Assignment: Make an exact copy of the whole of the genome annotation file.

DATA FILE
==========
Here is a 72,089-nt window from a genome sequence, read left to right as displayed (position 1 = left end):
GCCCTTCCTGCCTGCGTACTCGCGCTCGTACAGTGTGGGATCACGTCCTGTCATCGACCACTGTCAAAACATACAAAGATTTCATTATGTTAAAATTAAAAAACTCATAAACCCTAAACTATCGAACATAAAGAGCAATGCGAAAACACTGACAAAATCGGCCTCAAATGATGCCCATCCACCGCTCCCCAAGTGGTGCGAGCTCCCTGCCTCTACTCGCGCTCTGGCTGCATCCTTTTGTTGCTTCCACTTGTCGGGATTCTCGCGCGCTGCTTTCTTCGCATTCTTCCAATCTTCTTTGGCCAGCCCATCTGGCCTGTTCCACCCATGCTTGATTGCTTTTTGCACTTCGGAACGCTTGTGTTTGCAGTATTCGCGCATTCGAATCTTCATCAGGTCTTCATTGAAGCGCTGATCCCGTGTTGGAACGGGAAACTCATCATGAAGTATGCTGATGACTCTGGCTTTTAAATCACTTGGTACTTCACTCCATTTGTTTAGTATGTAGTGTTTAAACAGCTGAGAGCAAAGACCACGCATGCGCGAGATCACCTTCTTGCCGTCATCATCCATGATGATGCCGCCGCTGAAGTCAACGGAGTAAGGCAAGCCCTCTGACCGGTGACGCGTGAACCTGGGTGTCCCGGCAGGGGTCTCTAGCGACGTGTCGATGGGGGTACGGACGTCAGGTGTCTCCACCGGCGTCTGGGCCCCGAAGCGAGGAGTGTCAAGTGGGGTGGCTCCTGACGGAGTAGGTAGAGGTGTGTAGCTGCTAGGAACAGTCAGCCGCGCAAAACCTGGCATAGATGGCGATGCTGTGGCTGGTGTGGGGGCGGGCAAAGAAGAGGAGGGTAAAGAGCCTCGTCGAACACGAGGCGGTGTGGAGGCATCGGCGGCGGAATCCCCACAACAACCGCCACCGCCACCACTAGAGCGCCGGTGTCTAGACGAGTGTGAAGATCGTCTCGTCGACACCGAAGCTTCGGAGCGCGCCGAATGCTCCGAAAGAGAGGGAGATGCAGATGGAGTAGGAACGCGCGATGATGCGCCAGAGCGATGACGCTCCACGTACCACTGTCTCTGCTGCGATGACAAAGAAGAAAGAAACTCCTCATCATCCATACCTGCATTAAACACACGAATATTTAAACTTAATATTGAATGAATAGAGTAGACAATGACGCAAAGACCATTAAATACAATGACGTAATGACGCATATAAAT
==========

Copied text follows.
Here is a 72,089-nt window from a genome sequence, read left to right as displayed (position 1 = left end):
GCCCTTCCTGCCTGCGTACTCGCGCTCGTACAGTGTGGGATCACGTCCTGTCATCGACCACTGTCAAAACATACAAAGATTTCATTATGTTAAAATTAAAAAACTCATAAACCCTAAACTATCGAACATAAAGAGCAATGCGAAAACACTGACAAAATCGGCCTCAAATGATGCCCATCCACCGCTCCCCAAGTGGTGCGAGCTCCCTGCCTCTACTCGCGCTCTGGCTGCATCCTTTTGTTGCTTCCACTTGTCGGGATTCTCGCGCGCTGCTTTCTTCGCATTCTTCCAATCTTCTTTGGCCAGCCCATCTGGCCTGTTCCACCCATGCTTGATTGCTTTTTGCACTTCGGAACGCTTGTGTTTGCAGTATTCGCGCATTCGAATCTTCATCAGGTCTTCATTGAAGCGCTGATCCCGTGTTGGAACGGGAAACTCATCATGAAGTATGCTGATGACTCTGGCTTTTAAATCACTTGGTACTTCACTCCATTTGTTTAGTATGTAGTGTTTAAACAGCTGAGAGCAAAGACCACGCATGCGCGAGATCACCTTCTTGCCGTCATCATCCATGATGATGCCGCCGCTGAAGTCAACGGAGTAAGGCAAGCCCTCTGACCGGTGACGCGTGAACCTGGGTGTCCCGGCAGGGGTCTCTAGCGACGTGTCGATGGGGGTACGGACGTCAGGTGTCTCCACCGGCGTCTGGGCCCCGAAGCGAGGAGTGTCAAGTGGGGTGGCTCCTGACGGAGTAGGTAGAGGTGTGTAGCTGCTAGGAACAGTCAGCCGCGCAAAACCTGGCATAGATGGCGATGCTGTGGCTGGTGTGGGGGCGGGCAAAGAAGAGGAGGGTAAAGAGCCTCGTCGAACACGAGGCGGTGTGGAGGCATCGGCGGCGGAATCCCCACAACAACCGCCACCGCCACCACTAGAGCGCCGGTGTCTAGACGAGTGTGAAGATCGTCTCGTCGACACCGAAGCTTCGGAGCGCGCCGAATGCTCCGAAAGAGAGGGAGATGCAGATGGAGTAGGAACGCGCGATGATGCGCCAGAGCGATGACGCTCCACGTACCACTGTCTCTGCTGCGATGACAAAGAAGAAAGAAACTCCTCATCATCCATACCTGCATTAAACACACGAATATTTAAACTTAATATTGAATGAATAGAGTAGACAATGACGCAAAGACCATTAAATACAATGACGTAATGACGCATATAAAT